By MATTHEW KRISTOFFERSEN
“It can hardly be argued,” Supreme Court Justice Abe Fortas explained, “that either students or teachers shed their constitutional rights to freedom of speech or expression at the schoolhouse gate.”
But what about when students leave the schoolhouse gate? More specifically, when students across America and Redlands walk out of their classrooms for 17 minutes on March 14 in support of the Parkland shooting victims, will their constitutional right to free speech remain?
Answer: yes—with exceptions.
To begin with, schools—and those within them—are not the bastions of free discourse that Aristotle and Sophocles might have hoped. According to the oft-quoted ruling in landmark Supreme Court case Tinker v. Des Moines, students have a right to protest and to voice their opinions as long as it does not “materially and substantially interfere with the requirements of appropriate discipline in the operation of the school.” Alternatively, in the case of Morse v. Frederick, as long as a poster saying “Bong Hits 4 Jesus” is not close to school grounds.
Even though organizers of the March 14 walkout do not plan on rolling out provocative posters onto school campuses nationwide, students’ rights to free speech can still be limited by school officials. Though not as overt as suspending students, teachers can assign tests or quizzes during the time of the walkout, and school districts have the power to label participants as truants and punish them as such. But for Redlands East Valley principal Jennifer Murillo, the opportunity to learn from the walkout is much more valuable than punishing students for leaving school.
“It’s never our intent to block or prevent a student from leaving campus or participating in some sort of protest or walkout or march,” says Murillo, “but it would be our priority to make sure that kids are safe. At the end of the day, if we can learn something from these experiences and if we can learn something that’s going to make REV better or is going to make every student’s experience here at school better as a result of it, that’s the goal. I want to focus on what we can learn from it, not how kids are going to get penalized—that’s not the point of it. The point is, ‘what statement are you trying to make and how are you going to try to make things better?’”
In essence, while students who participate will not face behavioral consequences, they will still be responsible for any and all work missed during the 17 minutes of absence.
“One of the things we’ve expressed to teachers is that students are responsible for whatever they have missed. If teachers suddenly assign a pop quiz at that time, the students who have walked out will be accountable and responsible to make that up. They have to be given the opportunity to make it up, but they won’t be penalized,” Murillo said.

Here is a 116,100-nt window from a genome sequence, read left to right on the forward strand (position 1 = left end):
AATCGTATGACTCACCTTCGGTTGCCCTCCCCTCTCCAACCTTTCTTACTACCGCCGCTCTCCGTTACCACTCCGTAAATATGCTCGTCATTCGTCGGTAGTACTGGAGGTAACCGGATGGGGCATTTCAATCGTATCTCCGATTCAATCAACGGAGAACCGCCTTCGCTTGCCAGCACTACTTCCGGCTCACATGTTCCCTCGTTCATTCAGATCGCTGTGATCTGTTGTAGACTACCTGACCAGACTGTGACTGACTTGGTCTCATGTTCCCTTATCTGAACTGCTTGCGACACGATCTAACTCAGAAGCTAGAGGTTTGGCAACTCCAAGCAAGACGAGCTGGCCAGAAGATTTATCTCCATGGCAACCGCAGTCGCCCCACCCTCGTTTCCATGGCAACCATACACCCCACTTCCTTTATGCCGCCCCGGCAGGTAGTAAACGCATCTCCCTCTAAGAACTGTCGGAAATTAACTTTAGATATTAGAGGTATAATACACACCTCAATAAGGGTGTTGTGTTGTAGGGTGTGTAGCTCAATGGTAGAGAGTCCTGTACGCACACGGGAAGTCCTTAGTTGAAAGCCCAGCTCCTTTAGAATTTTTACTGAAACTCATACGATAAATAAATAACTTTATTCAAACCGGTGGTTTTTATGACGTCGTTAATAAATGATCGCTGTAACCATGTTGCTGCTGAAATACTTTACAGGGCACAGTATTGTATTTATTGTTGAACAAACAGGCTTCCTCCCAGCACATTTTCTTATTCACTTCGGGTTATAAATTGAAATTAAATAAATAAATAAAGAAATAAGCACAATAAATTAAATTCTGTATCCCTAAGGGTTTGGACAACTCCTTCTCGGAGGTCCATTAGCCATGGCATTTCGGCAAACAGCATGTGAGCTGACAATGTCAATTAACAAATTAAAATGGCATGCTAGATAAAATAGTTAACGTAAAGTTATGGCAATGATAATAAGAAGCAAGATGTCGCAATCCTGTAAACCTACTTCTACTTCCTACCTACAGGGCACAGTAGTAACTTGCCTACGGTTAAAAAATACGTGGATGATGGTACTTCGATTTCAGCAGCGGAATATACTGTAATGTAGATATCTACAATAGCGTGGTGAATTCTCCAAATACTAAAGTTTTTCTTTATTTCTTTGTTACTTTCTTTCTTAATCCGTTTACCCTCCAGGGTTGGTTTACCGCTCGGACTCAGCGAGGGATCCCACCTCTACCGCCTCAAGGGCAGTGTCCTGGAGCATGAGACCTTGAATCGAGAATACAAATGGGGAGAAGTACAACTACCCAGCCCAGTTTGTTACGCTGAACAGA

Principal Murillo stated, “I would hope that people would use this opportunity to reach out to those on campus that don’t have a place or don’t seem to fit in. We all know that we can walk through campus and see all of those people who are sitting alone. If we can use this as a chance for the student body to reach out to those people or help people realize that they do have a place here, that they do count and they are important, that’s how you as a school would honor the victims and the people who have suffered with the loss of their life. So often you hear about kids and the troubled past that they have or things that have happened in their life and if we can be proactive and if we can make everybody feel that this is their home and this is their safe place, I think that would be a positive thing to come out of it.”
Redlands Unified School District superintendent Mauricio Arellano agrees. “Our principals and staff are prepared to provide a safe environment for students,” he says. “Staff has been asked to ensure that if conversations and/or debates occur amongst the students, that they facilitate, model and ensure it is done in a respectful manner and it does not disrupt the school climate.”
Arellano continues. “In the curriculum of our history books we have read about the different components of our democracy and we learned many lessons about civics and government. This is an opportunity for students and staff to create a learning opportunity and learning experience.”
Whether or not students choose to participate in the walkout, the school district is prepared to make the event a safe, inclusive environment through which to share ideas. Students can rest assured that their efforts to honor the lives lost in the Marjory Stoneman Douglas High School shooting in February will not be hindered by district personnel.
“In summary,” says Arellano, “our goal for Wednesday is to ensure students and staff safely continue with the rich educational program scheduled for students on that day all across the district and certainly to take a moment and think of the families, friends and educators who were affected in such a terrible manner.”
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